After Lincoln's election in 1860, seven states (South Carolina, Mississippi, Alabama, Florida, Georgia, Texas, and Louisiana) formed the Confederate States of America. When the United States refused to surrender Fort Sumter in Charleston, South Carolina, the Confederates attacked the fort, beginning the American Civil War. Later, four more states (Arkansas, Virginia, Tennessee, and North Carolina) joined the Confederacy to make a total of eleven Confederate states. While Lincoln was President, he had to rebuild the Union with military force and many bloody battles. He also had to stop the "border states," like Kentucky, Missouri, and Maryland, from leaving the Union and joining the Confederacy.

Emancipation Proclamation

With the Emancipation Proclamation, Lincoln ordered the freedom of all slaves in those states still in rebellion during the American Civil War. However, it did not immediately free all those slaves, since those areas were still controlled by the rebelling states of the Confederacy. Only a small number of slaves already behind Union lines were immediately freed. As the Union army advanced, nearly all four million slaves were effectively freed. Some former slaves joined the Union army after 1862. The Proclamation also did not free slaves in the slave states that had remained loyal to the Union (the federal government of the U.S.). Neither did it apply to areas where Union forces had already regained control, as in Tennessee. Until the Thirteenth Amendment to the U.S. Constitution in 1865, only the states had the power to end slavery within their borders.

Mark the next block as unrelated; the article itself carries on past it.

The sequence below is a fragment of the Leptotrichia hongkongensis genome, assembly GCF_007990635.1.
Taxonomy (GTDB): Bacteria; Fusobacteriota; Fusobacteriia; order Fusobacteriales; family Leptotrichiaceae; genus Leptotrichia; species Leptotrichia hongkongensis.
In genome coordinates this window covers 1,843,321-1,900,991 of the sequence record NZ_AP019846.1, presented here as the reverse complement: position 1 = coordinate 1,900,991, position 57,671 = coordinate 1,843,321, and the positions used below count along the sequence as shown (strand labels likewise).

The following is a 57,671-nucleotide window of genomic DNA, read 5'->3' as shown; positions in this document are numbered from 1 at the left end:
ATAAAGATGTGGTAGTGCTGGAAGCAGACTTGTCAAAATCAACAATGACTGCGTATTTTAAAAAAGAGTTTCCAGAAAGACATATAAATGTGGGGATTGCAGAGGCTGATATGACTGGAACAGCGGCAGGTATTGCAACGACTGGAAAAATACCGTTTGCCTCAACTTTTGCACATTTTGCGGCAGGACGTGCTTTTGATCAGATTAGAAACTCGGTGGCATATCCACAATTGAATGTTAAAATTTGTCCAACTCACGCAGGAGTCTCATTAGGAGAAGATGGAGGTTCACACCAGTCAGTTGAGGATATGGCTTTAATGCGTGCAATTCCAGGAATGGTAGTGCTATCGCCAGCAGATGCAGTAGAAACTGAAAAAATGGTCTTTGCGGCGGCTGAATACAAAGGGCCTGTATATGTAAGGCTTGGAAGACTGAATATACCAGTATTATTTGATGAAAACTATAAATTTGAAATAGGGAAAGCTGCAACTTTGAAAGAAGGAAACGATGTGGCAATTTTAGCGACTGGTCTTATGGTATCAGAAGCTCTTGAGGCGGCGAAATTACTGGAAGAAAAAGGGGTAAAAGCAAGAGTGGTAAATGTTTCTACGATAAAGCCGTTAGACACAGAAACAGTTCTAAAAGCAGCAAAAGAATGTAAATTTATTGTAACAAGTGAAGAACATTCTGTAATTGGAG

The Proclamation made freeing the slaves a Union goal for the war and put an end to movements in European nations (especially in Great Britain and France) that would have recognized the Confederacy as an independent nation. Lincoln then sponsored a constitutional amendment to free all slaves. The Thirteenth Amendment, making slavery illegal everywhere in the United States, was passed late in 1865, eight months after Lincoln was assassinated.

Gettysburg Address

Lincoln made a famous speech after the Battle of Gettysburg in 1863 called the Gettysburg Address. The battle was very important, and many soldiers from both sides died. The speech was given at the new cemetery for the dead soldiers. It is one of the most famous speeches in American history.

Second Term and Assassination

Lincoln was re-elected president by a slim margin in 1864 and re-inaugurated on March 4, 1865. Soon afterward, it appeared likely that the Union would win the Civil War. Lincoln proposed lenient terms for restoring self-government in the states that had rebelled. On April 9, 1865, the leading Confederate general, Robert E. Lee, surrendered his armies. On April 11, 1865, Lincoln gave a speech in which he promoted voting rights for black American citizens.